Nonetheless, Emperor Go-Daigo of the Southern Court named his own son as his successor in 1331, sparking a rebellion that brought down the Hojo and their Minamoto puppets in 1333. They were replaced, in 1336, by the Ashikaga Shogunate based in the Muromachi part of Kyoto. The Goseibai Shikimoku remained in force until the Tokugawa or Edo Period.
Then, in 1582, he was ambushed in a temple by one of his generals. He committed suicide in the burning building.
Japanese war tactics and technologies improved rapidly in the 15th and 16th centuries. Use of large numbers of infantry called ashigaru ("light-foot", due to their light armor), formed of humble warriors or ordinary people with naga yari (a long lance ) or naginata , was introduced and combined with cavalry in maneuvers. The number of people mobilized in warfare ranged from thousands to hundreds of thousands.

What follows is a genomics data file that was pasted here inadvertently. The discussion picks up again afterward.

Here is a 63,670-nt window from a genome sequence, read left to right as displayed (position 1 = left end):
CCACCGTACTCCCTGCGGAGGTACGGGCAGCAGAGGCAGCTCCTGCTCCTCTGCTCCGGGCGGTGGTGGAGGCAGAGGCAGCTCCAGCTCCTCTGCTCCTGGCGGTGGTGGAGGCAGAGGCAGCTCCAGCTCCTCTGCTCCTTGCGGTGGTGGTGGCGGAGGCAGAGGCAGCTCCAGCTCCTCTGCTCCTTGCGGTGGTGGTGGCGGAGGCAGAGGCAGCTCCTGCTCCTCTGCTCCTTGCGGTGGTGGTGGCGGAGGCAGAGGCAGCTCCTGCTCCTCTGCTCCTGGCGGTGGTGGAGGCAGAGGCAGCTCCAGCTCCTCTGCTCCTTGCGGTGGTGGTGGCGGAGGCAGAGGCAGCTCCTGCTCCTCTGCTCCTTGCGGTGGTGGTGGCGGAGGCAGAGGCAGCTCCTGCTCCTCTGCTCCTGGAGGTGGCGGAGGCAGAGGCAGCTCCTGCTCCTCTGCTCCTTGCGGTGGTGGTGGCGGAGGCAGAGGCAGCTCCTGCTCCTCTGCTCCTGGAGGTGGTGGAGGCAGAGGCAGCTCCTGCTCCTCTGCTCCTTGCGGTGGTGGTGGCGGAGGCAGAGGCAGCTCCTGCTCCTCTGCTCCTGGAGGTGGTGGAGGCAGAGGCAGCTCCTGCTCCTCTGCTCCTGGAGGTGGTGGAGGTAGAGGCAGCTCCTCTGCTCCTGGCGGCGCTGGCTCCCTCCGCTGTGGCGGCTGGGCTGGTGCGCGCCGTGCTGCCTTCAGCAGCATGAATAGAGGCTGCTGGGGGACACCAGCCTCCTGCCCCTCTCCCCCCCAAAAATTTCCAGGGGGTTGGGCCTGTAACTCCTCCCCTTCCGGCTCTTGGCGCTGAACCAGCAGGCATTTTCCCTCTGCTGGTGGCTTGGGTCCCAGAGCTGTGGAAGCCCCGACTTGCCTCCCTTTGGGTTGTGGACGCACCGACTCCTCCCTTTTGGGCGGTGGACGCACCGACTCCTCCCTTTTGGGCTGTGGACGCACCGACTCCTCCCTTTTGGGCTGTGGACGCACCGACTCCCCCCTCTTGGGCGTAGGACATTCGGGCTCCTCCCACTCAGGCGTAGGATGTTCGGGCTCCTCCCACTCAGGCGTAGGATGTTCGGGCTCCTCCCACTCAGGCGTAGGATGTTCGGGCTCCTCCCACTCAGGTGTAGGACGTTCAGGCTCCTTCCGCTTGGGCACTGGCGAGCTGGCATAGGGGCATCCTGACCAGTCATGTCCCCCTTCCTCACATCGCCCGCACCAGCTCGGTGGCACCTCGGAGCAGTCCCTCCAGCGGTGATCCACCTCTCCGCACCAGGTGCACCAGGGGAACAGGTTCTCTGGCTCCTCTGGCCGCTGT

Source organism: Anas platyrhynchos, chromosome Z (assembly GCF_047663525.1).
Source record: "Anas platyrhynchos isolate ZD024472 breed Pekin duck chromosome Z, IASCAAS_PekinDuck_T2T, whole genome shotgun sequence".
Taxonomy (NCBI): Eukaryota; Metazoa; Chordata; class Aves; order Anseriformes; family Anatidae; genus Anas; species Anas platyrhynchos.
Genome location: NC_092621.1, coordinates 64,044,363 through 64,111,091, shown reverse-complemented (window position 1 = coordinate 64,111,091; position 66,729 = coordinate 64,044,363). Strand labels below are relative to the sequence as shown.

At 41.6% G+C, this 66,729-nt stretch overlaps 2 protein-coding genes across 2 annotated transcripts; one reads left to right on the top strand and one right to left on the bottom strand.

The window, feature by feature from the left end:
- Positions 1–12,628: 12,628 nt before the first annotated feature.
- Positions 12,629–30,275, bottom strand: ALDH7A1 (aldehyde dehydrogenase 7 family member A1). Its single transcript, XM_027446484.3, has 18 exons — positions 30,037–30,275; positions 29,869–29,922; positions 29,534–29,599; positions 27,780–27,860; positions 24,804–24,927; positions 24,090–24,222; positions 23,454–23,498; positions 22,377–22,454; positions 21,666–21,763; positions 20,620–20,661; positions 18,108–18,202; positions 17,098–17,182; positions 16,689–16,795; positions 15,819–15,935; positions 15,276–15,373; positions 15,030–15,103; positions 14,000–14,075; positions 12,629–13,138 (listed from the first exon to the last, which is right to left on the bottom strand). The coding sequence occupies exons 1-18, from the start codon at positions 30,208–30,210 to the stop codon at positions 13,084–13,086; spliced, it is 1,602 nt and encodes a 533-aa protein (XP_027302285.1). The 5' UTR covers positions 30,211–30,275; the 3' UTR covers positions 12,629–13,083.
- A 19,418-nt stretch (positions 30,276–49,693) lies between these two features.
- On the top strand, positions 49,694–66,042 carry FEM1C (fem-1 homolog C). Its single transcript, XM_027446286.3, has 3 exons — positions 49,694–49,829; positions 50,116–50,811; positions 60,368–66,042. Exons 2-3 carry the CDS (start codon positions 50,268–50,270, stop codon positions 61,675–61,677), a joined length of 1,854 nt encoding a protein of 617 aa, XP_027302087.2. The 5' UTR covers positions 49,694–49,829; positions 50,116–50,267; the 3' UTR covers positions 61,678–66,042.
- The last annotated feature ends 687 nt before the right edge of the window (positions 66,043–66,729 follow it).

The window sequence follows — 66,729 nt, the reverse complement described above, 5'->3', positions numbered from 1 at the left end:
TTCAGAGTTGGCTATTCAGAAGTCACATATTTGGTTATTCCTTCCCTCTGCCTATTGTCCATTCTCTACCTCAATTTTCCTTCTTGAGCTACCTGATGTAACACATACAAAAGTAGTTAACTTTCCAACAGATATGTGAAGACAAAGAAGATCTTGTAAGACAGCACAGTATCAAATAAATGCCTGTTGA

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1610s, from Medieval Latin feudalis , from feudum "feudal estate," of Germanic origin (cf. Gothic faihu "property," Old High German fihu "cattle;" see fee ). Related to Middle English feodary "one who holds lands of an overlord in exchange for service" (late 14c.).